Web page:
Ohio's original municipal fiscal emergency law was enacted in 1979 as a response to a financial crisis in the city of Cleveland. Since then, financial planning and supervision commissions have aided more than 50 governments declared in fiscal emergency, said Chris Abbruzzese, spokesman for Ohio Auditor Mary Taylor.
A city also could be labeled in fiscal emergency if it defaults on any debt obligation for more than 30 days.
Longtime Cleveland Councilman Michael Polensek, who first took office January, 1978, and stayed through all seven years of the city's fiscal emergency, said it proved to be a tough but beneficial experience.
"What it fiscally did was force the city government to be more responsible, and we had to segregate accounts because there had been commingling of funds from one department to another and our enterprise funds," Mr. Polensek said. "There's some down sides, yes. We could not build or buy much of anything so we were greatly restricted, but having gone through it, I think it was a very worthwhile learning experience."
If an Ohio city is declared in "fiscal emergency," a seven-member financial planning and supervision commission would be empowered to advise a city on its spending decisions, Mr. Abbruzzese said.
The commission would have the power to enforce its recommendations by preventing a city from borrowing money.
It would be made up of the mayor, the president of council, the state treasurer, the state director of budget and management, and three people appointed by the governor from a list of nominees provided by the mayor and council president.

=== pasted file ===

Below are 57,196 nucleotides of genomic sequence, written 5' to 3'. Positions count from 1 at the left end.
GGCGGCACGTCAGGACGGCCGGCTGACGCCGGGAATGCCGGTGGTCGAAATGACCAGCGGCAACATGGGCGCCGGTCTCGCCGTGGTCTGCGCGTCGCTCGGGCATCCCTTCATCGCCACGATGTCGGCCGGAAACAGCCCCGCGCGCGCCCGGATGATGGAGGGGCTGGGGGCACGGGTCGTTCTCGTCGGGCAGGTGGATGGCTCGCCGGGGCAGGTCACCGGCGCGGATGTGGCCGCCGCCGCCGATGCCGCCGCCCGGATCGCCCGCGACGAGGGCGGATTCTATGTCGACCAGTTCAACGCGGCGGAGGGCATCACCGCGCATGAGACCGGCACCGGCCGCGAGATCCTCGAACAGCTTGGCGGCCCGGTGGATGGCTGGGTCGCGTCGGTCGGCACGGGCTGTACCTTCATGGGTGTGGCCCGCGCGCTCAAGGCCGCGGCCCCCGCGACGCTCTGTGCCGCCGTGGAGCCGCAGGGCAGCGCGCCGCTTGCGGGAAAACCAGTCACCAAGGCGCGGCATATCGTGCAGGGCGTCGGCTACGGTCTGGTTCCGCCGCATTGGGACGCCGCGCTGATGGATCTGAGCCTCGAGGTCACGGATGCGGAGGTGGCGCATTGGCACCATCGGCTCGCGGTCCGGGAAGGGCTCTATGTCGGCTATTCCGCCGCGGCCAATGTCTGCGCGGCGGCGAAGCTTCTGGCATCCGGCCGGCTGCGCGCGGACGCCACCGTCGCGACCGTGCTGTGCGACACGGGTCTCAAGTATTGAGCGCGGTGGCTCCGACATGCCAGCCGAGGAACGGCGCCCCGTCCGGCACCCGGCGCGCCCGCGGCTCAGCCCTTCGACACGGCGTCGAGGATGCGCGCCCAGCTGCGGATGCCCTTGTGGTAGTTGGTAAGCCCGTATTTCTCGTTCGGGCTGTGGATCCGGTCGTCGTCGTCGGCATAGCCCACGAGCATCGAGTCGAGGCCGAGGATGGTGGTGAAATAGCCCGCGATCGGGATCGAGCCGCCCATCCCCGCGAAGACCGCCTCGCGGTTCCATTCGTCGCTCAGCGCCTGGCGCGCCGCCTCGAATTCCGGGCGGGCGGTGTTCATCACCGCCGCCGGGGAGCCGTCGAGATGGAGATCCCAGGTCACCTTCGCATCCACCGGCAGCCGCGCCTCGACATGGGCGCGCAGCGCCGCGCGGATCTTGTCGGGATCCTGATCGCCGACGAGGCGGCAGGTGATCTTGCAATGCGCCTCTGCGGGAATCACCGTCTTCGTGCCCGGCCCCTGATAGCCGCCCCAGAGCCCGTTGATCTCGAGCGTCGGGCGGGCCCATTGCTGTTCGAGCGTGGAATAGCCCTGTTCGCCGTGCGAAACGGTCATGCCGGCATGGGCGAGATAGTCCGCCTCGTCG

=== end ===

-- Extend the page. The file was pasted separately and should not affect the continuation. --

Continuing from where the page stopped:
The commission would have much power to investigate and oversee spending, requiring detailed plans for getting back into solvency. Ultimately it could bar the city from borrowing money.
However, it could not replace city officials, erase or change contracts, or order specific spending decisions.
Cleveland defaulted on $15 million and spent one of the longest periods in fiscal emergency. The city of East Cleveland spent the longest with the label, more than 17 years from September, 1988, to February, 2006.
"I came in as a freshman councilmen when this all imploded and the bad decisions that were made dated back years before," Mr. Polensek said. "I can't recall if it was called fiscal emergency at the time, but it was in essence fiscal takeover, and we had to be accountable for everything we did."